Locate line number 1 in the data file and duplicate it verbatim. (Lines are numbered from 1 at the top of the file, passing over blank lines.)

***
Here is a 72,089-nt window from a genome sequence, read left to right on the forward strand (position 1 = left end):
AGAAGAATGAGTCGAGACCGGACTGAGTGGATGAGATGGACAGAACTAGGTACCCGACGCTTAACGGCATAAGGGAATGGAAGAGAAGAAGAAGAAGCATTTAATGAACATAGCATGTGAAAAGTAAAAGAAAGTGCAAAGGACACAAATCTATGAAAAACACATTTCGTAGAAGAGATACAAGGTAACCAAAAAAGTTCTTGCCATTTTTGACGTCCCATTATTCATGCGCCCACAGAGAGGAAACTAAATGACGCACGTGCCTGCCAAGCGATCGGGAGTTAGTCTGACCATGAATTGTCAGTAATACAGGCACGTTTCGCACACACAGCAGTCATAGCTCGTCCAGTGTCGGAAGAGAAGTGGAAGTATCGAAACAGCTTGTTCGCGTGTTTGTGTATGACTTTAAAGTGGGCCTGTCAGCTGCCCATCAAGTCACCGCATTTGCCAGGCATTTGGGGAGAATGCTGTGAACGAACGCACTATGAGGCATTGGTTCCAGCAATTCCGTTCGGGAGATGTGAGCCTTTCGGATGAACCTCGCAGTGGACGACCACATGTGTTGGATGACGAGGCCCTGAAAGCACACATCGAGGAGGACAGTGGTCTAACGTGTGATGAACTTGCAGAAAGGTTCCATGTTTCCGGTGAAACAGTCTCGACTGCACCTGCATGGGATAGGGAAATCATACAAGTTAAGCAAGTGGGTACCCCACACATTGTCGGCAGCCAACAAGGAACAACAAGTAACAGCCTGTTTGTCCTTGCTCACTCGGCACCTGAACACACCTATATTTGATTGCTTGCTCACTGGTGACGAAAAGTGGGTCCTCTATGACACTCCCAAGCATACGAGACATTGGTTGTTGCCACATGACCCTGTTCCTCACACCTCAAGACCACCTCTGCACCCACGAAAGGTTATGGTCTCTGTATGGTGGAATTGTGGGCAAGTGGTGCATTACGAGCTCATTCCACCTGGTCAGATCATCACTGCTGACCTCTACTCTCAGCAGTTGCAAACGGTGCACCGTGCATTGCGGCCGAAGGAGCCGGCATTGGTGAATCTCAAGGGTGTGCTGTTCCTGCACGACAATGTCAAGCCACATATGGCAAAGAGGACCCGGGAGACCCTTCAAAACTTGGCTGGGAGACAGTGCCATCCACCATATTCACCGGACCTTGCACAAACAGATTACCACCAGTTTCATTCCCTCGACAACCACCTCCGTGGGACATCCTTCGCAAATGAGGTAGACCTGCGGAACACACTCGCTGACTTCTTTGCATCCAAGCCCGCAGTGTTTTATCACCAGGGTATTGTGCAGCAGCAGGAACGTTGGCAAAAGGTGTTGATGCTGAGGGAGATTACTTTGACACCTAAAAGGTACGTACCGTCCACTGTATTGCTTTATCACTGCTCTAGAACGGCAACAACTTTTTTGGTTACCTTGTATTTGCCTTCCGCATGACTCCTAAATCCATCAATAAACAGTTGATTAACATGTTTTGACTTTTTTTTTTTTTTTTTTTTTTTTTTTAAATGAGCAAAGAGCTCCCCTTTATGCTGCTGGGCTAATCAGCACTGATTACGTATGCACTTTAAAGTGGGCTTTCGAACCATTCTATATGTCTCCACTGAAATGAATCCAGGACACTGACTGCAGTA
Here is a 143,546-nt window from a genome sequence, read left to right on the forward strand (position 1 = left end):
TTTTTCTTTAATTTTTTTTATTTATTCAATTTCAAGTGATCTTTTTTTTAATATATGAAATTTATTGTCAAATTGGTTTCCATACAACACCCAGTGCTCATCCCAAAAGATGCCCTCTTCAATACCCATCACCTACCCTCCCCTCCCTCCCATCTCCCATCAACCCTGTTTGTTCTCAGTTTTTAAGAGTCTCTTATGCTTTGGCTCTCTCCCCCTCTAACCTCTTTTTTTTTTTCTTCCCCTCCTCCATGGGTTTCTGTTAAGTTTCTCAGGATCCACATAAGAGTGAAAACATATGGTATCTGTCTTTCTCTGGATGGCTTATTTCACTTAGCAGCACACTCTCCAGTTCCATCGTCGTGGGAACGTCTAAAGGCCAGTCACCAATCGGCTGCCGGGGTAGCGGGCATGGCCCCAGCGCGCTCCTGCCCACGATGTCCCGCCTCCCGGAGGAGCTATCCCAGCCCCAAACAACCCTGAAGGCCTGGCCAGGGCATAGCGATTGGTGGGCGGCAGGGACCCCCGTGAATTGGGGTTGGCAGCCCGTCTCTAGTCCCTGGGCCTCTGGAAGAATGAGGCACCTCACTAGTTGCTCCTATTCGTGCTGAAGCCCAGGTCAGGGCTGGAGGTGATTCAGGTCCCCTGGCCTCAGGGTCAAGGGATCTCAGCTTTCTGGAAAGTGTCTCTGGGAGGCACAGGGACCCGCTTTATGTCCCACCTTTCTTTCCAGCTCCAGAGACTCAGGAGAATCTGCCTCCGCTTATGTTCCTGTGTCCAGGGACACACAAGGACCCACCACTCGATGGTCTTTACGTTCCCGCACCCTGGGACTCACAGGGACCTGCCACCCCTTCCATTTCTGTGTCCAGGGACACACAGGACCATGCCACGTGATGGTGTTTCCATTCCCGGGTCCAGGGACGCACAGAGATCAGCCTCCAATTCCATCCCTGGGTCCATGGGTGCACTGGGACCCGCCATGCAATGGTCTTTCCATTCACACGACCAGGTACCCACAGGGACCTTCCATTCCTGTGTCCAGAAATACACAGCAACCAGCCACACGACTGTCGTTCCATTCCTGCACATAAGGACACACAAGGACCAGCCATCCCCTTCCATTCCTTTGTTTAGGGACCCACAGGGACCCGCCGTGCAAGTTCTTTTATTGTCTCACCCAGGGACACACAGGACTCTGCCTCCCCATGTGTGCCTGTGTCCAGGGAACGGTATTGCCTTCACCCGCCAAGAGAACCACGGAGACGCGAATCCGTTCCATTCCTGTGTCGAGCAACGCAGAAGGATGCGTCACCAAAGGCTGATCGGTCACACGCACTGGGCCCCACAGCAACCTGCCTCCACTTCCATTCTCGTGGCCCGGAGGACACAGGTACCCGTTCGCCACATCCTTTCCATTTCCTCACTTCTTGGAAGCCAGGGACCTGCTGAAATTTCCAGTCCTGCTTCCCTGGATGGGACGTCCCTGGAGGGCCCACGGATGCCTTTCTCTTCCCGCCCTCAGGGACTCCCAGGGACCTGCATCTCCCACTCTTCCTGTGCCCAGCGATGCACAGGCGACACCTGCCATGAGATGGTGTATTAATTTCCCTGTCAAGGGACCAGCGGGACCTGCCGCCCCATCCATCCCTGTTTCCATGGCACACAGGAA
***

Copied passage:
Here is a 72,089-nt window from a genome sequence, read left to right on the forward strand (position 1 = left end):